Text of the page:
Pakistan's deposed top judge Chaudhry eyes old job

ISLAMABAD (Reuters) - Pakistan’s deposed chief justice Iftikhar Chaudhry returned to the Supreme Court on Monday for the first time since his ouster nearly a year ago, vowing he would soon be restored to office.

Pakistan's deposed chief justice Iftikhar Chaudhry waves to supporters at Jinnah International airport in Karachi October 18, 2008, as he arrives to attend a lawyers convention in Hyderabad. REUTERS/Athar Hussain

Former President Pervez Musharraf’s attempt to dismiss the independent-minded top judge in March 2007 whipped up opposition to Musharraf, which dogged him until his resignation in August under threat of impeachment.

But Musharraf’s resignation did not end controversy over the judge, and the failure of the government led by former prime minister Benazir Bhutto’s party to reinstate Chaudhry led to a split in the coalition in August.

About 200 lawyers welcomed Chaudhry at the Supreme Court bar association office, showering him with flowers and chanting slogans on his return for the first time since he was dismissed on Nov. 3 last year, when Musharraf imposed emergency rule.

“The movement is in its final round and, God willing, it will be successful,” Chaudhry told the lawyers campaigning for his reinstatement.

The lawyers’ protest movement represents a challenge to a government struggling with an economic crisis and surging militant violence.

Analysts say Bhutto’s widower, Asif Ali Zardari, who was elected president last month, does not want Chaudhry restored.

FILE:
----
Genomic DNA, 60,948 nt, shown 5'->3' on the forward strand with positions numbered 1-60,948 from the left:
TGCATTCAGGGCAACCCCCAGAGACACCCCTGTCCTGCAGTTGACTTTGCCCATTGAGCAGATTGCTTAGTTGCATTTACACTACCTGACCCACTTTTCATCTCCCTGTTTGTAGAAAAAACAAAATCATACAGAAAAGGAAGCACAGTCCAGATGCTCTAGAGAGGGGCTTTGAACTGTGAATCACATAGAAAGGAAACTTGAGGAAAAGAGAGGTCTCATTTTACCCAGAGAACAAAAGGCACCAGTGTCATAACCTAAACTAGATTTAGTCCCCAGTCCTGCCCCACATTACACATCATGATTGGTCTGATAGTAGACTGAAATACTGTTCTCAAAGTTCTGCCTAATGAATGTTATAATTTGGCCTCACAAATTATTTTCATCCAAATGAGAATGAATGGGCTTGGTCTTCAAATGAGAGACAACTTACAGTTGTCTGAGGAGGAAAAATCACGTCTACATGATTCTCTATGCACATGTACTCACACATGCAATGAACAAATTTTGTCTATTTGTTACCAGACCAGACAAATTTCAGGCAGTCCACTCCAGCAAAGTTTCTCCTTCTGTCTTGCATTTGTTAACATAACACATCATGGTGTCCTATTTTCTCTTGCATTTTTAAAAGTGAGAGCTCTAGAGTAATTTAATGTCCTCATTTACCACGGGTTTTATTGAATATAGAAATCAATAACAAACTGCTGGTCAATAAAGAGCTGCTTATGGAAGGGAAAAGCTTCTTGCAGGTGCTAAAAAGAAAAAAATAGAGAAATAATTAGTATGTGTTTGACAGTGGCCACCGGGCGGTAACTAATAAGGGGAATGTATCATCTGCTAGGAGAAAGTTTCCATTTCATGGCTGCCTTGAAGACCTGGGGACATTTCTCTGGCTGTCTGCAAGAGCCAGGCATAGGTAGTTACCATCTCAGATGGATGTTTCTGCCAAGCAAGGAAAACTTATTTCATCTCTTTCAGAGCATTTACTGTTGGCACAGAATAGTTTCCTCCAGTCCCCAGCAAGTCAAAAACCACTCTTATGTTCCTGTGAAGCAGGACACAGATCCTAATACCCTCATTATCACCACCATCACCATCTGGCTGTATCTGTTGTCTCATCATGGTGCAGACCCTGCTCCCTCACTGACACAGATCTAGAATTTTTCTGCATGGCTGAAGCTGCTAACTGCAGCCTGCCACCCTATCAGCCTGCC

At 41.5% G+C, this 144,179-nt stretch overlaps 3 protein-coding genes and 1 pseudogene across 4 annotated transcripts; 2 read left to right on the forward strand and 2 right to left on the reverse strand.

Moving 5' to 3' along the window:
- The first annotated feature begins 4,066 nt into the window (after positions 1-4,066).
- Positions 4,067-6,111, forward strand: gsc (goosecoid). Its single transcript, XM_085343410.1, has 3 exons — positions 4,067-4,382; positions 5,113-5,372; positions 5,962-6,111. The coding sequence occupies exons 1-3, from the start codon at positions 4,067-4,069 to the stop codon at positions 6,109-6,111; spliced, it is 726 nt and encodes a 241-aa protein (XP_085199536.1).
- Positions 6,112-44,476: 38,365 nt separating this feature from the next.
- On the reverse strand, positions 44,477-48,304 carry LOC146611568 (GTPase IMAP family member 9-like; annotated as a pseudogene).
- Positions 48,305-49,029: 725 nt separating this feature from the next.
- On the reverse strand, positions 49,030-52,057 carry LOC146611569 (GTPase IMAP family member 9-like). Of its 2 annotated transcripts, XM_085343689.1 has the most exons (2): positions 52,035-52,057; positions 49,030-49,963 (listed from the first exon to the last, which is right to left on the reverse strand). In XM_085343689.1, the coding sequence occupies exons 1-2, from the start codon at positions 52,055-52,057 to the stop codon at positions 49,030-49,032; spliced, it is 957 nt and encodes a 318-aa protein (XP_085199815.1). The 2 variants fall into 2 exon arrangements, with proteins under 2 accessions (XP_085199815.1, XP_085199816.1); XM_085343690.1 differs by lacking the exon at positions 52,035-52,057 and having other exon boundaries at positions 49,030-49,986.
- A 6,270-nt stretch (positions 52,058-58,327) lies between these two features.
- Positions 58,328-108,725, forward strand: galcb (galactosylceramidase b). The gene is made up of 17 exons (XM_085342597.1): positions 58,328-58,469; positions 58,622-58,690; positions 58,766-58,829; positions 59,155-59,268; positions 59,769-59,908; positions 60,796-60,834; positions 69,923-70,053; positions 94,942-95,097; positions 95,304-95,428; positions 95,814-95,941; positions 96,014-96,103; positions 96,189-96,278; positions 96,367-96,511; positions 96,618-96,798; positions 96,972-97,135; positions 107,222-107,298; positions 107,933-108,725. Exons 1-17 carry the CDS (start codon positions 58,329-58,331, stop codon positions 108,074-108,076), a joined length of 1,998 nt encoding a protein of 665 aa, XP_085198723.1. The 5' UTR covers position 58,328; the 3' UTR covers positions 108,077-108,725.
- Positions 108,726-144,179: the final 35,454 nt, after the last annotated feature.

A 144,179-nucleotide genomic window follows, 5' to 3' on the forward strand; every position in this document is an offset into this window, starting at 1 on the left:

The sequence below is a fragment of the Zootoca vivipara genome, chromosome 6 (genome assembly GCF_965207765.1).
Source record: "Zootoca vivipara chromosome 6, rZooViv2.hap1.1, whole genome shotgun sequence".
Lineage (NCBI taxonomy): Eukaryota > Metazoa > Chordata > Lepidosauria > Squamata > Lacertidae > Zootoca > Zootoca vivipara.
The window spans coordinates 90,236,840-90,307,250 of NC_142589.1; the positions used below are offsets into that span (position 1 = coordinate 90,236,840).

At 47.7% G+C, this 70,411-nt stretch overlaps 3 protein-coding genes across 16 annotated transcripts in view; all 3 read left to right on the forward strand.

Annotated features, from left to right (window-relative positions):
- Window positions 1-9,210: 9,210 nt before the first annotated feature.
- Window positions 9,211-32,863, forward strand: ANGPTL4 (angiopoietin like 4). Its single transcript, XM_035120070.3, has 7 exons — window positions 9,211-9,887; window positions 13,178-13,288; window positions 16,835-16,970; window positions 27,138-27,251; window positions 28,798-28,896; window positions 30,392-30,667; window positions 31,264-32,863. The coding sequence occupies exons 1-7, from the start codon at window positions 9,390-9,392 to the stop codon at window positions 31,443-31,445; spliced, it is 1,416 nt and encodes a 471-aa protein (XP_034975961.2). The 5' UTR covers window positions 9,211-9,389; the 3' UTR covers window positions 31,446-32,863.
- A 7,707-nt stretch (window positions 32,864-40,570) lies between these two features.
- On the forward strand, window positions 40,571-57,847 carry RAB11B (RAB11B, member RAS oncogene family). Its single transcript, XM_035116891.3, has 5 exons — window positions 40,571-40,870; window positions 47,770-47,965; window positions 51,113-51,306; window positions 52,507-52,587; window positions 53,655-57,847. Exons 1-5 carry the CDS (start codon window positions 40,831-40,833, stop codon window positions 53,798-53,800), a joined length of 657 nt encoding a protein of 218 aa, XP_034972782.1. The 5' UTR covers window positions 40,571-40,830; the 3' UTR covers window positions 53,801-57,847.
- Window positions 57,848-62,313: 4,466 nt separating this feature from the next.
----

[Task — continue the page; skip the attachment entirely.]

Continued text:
Zardari fears Chaudhry might reopen legal challenges to an amnesty from graft charges Musharraf granted Bhutto, Zardari and other senior officials in their party last year as part of a proposed power-sharing deal, analysts say.

But the country’s second-biggest party, led by former prime minister Nawaz Sharif, is demanding Chaudhry get his job back. Sharif pulled his party out of the coalition in August after Zardari missed deadlines to reinstate the judge.

The break-up of the coalition brought fears of infighting between the two big parties and, although that has not happened, a new round of protests over the judge will again raise concern.

Aitzaz Ahsan, a former government minister and lawyer who has spearheaded the campaign to get Chaudhry restored, has called for a sit-in in front of parliament on Nov. 3 to mark the anniversary of Chaudhry’s dismissal.

“The movement is going places and obviously not finished until the chief justice is allowed to resume his office and authority as chief justice of Pakistan,” Ahsan told Reuters as he arrived at the Supreme Court.

“The movement is on the march,” he said.